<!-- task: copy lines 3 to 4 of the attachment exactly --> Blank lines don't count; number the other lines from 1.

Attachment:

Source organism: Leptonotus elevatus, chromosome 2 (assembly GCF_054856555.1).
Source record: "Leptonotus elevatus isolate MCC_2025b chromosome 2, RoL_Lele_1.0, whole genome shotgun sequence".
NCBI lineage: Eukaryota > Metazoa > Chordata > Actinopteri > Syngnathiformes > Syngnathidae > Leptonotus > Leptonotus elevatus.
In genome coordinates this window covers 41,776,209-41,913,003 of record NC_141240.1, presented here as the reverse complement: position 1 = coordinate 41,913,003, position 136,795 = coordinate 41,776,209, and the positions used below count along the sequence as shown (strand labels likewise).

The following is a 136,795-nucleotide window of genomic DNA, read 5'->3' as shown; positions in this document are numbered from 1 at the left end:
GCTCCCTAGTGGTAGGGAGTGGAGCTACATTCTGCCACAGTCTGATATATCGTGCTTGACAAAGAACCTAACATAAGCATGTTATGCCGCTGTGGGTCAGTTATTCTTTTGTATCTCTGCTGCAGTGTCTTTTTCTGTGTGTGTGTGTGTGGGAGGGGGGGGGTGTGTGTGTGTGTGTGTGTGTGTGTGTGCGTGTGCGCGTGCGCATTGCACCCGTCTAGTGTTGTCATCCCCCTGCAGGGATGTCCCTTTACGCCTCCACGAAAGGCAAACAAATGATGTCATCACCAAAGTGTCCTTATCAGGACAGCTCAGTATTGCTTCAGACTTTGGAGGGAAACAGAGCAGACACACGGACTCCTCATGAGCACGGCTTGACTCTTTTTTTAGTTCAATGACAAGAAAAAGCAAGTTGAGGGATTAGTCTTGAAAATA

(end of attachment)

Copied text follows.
NCBI lineage: Eukaryota > Metazoa > Chordata > Actinopteri > Syngnathiformes > Syngnathidae > Leptonotus > Leptonotus elevatus.
In genome coordinates this window covers 41,776,209-41,913,003 of record NC_141240.1, presented here as the reverse complement: position 1 = coordinate 41,913,003, position 136,795 = coordinate 41,776,209, and the positions used below count along the sequence as shown (strand labels likewise).